The daughter of the late archbishop Desmond Tutu, a tireless campaigner against apartheid, revered human rights activist, and once one of the most famous Anglicans in the world, has been barred by the Church of England from officiating at the funeral of her godfather Martin Kenyon, one of her father’s dearest friends.
The reason is that Mpho Tutu van Furth, formerly an ordained Anglican priest in South Africa, is married to another woman, and while Anglican churches in the US, most of Canada and other parts of the Communion marry same-sex couples and fully accept openly gay and married people as clergy, the English church has a more “nuanced” position. Priests may be gay, and may enter into civil partnerships, but on the assumption that they are celibate.
It is, of course, a tediously inconsistent stance, layered with convenient dishonesty, and generally only tested when a gay priest seeks to become a bishop or, as in this case, a high-profile figure is involved. The case is made all the more challenging for the Church of England because in 2016 Tutu van Furth was forced to give up her right to officiate as a priest in South Africa because she married another woman. She remains a priest in the Diocese of Washington DC.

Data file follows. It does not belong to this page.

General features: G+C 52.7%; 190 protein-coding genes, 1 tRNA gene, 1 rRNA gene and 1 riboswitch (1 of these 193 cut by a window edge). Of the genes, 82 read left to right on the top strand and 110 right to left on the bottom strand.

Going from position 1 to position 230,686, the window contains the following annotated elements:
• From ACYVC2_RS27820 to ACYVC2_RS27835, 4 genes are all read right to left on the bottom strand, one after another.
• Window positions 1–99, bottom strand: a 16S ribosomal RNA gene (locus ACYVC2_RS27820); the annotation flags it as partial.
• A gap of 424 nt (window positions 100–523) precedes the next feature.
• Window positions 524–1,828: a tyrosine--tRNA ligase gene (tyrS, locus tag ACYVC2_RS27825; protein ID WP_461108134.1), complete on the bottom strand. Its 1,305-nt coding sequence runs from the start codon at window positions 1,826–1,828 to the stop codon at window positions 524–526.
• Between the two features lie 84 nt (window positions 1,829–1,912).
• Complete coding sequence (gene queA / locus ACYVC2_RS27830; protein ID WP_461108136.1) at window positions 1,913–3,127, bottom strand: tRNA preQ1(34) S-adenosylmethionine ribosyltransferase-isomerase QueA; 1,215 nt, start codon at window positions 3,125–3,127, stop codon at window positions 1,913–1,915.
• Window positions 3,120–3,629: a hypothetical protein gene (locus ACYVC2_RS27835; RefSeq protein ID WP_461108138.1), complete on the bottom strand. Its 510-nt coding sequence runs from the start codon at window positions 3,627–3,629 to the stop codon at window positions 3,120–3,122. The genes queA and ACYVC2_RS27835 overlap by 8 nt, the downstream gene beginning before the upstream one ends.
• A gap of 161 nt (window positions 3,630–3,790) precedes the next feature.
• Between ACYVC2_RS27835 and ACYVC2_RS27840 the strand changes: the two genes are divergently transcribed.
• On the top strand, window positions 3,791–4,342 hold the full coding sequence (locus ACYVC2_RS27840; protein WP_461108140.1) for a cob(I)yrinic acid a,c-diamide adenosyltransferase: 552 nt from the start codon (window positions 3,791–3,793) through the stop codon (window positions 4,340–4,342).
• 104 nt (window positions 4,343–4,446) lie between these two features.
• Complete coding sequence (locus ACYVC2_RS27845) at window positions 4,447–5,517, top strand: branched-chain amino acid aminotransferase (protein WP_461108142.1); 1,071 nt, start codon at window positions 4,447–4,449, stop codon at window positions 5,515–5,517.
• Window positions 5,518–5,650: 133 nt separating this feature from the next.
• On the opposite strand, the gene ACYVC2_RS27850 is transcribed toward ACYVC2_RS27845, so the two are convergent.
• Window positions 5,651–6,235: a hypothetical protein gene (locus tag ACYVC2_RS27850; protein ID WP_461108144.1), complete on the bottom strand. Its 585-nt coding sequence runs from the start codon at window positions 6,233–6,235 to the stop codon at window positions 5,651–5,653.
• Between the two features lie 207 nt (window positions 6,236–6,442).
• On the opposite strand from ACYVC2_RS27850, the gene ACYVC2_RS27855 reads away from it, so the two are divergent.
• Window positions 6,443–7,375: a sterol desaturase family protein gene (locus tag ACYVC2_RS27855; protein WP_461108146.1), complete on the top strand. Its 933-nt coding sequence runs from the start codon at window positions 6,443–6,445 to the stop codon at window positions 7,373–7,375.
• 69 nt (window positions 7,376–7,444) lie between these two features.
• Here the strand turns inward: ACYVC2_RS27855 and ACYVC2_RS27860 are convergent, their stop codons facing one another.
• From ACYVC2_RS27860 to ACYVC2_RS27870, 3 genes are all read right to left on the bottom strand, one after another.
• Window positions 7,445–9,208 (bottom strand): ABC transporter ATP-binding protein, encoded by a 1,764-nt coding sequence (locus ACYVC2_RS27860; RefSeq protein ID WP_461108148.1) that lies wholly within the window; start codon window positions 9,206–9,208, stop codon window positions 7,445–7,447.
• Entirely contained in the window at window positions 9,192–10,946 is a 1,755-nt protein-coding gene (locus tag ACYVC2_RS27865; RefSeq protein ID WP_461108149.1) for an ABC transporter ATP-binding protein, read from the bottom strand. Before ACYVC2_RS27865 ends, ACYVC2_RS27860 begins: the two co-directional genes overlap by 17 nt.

Thus, even though Kenyon, 92, had directly asked his goddaughter to conduct his funeral, the church said no. In the end the ceremony was moved from the original location of St Michael and All Angels church in Wentnor, Shropshire, to a nearby marquee so that Tutu van Furth could preside.
The Diocese of Hereford said, “We acknowledge this is a difficult situation”, but also that “advice was given in line with the House of Bishops current guidance on same-sex marriage”.
That advice may well have mentioned those African churches that just last month at the Lambeth Conference in Canterbury had made such a fuss over LGBTQ+ affirmation and equal marriage. They would have been extremely angry if such a well-known figure as Tutu van Furth had been allowed to officiate.
Technically, Hereford Diocese had little choice. Morally and theologically it’s rather different. There are many Christians – including myself – who see clear and compelling Biblical arguments for equality. Others disagree, especially in Africa, where the Anglican Church is large and growing. Justin Welby, the Archbishop of Canterbury, is trying – with, it must be said, a certain skill and delicacy – to keep a divided church together over the issue.
Desmond Tutu himself had no doubts. He gave his blessing to his daughter’s marriage, and said: “I would refuse to go to a homophobic heaven… I would not worship a God who is homophobic and that is how deeply I feel about this. I am as passionate about this campaign as I ever was about apartheid.”